This is part 1 of my 2-part review of 'Registering Class'. It is re-posted from Counterfire.
This year’s Socialist Register, marking fifty years of the intellectual journal, is about class. Overall its mission is to restate the relevance of class – in an intellectual and political climate that rejects class as reductionist, antiquated or irrelevant – and to creatively apply class analysis to contemporary reality.
It is a big, ambitious project. This is the first half, and the second half will follow in the form of the 2015 Socialist Register (every issue since the mid-1980s has been themed, but it is unusual for a topic to be deemed so monumental that it has to be spread over two annual volumes).
The fourteen essays in this volume consider class structure, class consciousness and class struggle; some focus particularly on the contemporary ruling class, others on changes in the composition of the working class, but there is a sense of class relationships running throughout the volume. A key strength is the close attention to developments in class composition, with a sharp sense in many contributions of both the continuities and the changes. The majority of the essays are by US, Canadian and British-based academics.
The whole topic of class is seen as not merely an objective set of economic and social conditions, but as a question of agency and action. How today’s ruling classes effectively impose their will, in the wake of an economic crisis that has shaken their legitimacy, is an important consideration, but so is the deeply unfashionable topic of working-class agency and organisation. As with last year’s volume, The Question of Strategy, Registering Class is shaped by the post-2008 crisis of capitalism and the intellectual and political challenges it has posed.
It can serve as a useful framework for discussing the forces that shape prospects for class struggle in an era of crisis; it is therefore a theoretical resource for those who want, after over thirty years of ruling-class neoliberal offensive, to change the balance of class forces in favour of the working class.
Almost all the essays are, in my view, stimulating and insightful, but I will focus, over two instalments, on five of these contributions which I find particularly fruitful for both grasping the changes in class structure and struggle, and providing guidance for the way ahead. These cover a wide territory and also serve as broadly representative of the volume as a whole, though with something of a North Atlantic bias in the selection (the volume also includes two extremely interesting essays on Brazil).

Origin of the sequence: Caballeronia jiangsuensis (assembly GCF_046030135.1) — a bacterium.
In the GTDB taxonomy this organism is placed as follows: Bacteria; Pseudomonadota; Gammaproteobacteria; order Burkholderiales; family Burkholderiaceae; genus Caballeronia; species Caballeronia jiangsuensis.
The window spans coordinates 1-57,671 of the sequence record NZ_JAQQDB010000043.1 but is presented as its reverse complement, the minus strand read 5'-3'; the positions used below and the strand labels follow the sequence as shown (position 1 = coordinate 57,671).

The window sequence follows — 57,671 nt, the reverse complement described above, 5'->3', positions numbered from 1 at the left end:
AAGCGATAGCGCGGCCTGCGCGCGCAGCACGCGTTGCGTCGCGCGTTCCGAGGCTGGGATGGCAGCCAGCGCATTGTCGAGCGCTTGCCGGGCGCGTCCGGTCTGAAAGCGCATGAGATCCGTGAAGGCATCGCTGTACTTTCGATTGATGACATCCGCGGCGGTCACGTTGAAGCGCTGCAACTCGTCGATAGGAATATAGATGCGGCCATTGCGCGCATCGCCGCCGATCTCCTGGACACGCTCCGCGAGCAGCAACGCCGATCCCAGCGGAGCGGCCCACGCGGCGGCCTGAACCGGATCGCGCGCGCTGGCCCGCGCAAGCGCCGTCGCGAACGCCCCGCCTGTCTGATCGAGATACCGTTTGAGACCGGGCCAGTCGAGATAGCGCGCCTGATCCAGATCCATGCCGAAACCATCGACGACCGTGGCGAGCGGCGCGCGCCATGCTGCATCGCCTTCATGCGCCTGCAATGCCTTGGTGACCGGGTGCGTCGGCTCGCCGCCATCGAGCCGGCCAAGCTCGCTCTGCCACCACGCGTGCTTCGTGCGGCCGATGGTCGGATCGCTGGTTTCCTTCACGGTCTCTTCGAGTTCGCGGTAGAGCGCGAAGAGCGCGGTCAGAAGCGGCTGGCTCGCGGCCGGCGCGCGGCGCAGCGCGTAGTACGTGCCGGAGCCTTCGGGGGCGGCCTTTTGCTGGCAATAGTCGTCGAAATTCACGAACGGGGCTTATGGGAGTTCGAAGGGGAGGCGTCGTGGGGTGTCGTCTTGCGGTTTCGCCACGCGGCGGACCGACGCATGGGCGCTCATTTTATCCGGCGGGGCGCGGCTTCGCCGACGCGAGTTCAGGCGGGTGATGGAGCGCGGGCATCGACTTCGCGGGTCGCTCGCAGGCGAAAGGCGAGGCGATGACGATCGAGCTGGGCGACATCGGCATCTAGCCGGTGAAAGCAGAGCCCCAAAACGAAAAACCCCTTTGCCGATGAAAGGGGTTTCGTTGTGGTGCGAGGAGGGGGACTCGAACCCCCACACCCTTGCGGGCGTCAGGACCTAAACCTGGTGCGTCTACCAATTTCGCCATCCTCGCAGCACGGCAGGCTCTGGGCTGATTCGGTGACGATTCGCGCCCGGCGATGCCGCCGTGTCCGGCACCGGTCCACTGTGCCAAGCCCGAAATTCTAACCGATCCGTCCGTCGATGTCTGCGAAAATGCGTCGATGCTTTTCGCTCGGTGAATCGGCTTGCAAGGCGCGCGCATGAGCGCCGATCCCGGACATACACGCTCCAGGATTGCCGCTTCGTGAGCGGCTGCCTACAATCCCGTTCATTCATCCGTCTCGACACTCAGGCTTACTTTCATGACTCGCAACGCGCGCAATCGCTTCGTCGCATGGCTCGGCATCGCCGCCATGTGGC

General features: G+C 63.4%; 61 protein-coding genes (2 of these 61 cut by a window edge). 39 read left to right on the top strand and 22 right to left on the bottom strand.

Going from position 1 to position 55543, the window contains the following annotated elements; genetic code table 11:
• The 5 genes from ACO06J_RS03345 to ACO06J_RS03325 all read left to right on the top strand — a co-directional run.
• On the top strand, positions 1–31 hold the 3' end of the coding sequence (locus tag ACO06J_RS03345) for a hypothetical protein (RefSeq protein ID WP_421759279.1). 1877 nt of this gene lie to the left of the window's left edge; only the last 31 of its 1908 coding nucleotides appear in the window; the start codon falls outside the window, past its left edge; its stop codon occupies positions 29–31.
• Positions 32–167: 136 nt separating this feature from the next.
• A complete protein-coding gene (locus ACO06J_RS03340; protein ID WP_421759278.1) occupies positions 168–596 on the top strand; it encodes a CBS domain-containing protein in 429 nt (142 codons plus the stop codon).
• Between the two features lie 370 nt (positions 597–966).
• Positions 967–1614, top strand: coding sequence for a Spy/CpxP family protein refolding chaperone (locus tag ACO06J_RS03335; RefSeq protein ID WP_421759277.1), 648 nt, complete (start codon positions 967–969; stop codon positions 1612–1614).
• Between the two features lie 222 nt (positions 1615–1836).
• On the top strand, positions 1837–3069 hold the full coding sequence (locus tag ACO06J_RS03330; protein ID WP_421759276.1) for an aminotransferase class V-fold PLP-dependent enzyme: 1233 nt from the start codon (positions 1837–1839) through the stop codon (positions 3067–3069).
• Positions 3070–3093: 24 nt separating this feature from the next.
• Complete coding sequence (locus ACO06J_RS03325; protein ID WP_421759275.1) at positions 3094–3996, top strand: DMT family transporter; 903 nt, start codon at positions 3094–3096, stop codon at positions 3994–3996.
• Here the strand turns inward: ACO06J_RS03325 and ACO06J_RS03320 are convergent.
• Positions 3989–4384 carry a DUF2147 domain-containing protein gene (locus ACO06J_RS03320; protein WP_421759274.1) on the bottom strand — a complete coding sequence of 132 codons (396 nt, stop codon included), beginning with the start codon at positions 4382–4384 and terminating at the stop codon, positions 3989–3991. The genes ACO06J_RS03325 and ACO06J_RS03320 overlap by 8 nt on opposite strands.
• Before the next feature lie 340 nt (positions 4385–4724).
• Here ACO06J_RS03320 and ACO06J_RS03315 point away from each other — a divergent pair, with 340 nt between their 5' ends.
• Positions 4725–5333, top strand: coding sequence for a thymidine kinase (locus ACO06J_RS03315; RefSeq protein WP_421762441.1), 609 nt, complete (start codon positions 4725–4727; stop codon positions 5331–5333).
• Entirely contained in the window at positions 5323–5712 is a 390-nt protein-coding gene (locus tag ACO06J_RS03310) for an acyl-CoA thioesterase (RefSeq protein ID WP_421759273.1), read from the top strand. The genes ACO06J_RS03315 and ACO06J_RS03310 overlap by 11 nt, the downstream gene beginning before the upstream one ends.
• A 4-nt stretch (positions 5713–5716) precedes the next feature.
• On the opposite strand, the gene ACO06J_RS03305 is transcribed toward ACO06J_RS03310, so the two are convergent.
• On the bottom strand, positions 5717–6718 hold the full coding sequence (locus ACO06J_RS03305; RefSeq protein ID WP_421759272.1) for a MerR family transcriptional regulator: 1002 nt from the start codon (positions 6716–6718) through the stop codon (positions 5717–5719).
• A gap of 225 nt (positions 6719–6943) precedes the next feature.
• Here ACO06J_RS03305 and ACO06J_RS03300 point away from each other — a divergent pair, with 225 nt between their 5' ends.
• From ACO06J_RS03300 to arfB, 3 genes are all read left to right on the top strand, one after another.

This article (Part One of this review essay) focuses on two contributions to Registering Class that concern the nature and composition of today’s ruling class. Part Two of this review, to follow next week, examines a number of essays which look at the working class: its changing composition and conditions, its forms of organisation, and debates about such issues as whether there is now a distinct ‘precariat’.
The European capitalist class
Bastiaan Van Apeldoorn’s essay, ‘The European capitalist class and the crisis of its hegemonic project’, starts by noting that, more than anywhere else, Europe has in recent decades experienced a process of ‘transnational capitalist class formation’. A set of institutions and primarily economic relationships has strengthened links between ruling and business elites in different countries. This does not mean that national boundaries no longer matter, but at the highest levels of transnational corporations there has been a development of closer relationships across borders, with more powerful transnational bodies. These elements in European ruling classes have been instrumental in driving through neoliberalism.
Van Apeldoorn argues that in Western Europe there is now ‘a transnational capitalist class – consisting of those who own and control Europe’s largest transnational corporations (TNCs) – that takes the European region as its primary frame of reference and organizes itself to influence the (socio-economic) governance of that region, in particular through the institutions of the European Union (EU)’ (p.190).
I think it is necessary to be careful here. What Van Apeldoorn describes is certainly a core section of the ruling classes of Western Europe, increasingly integrated through the EU, but is far from being the sum total of the ruling classes, which are differentiated and still retain a strong national character.
Nevertheless, the account of this section of Europe’s ruling classes is perceptive and useful, tracing its emergence and growth in influence during the neoliberal era. Leading TNCs have liaised together in order to make European capitalism competitive in relation to US and Japanese firms, and to bend European governments’ policy-making to their interests.
Van Apeldoorn describes this elite group as ‘in the vanguard of the European capitalist class, providing it with internal cohesion, arbitrating rival outlooks and welding them into a coherent project and long-term strategy to advance the general interests of European transnational capital’ (p.191). They have organised themselves in the little-known but influential European Round Table of Industrialists, formed in 1983 and today consisting of around 45 CEOs and chairmen of major corporations centred mainly in the ‘core’ western European states. EU institutions and policies have been the primary focus of this group’s attentions.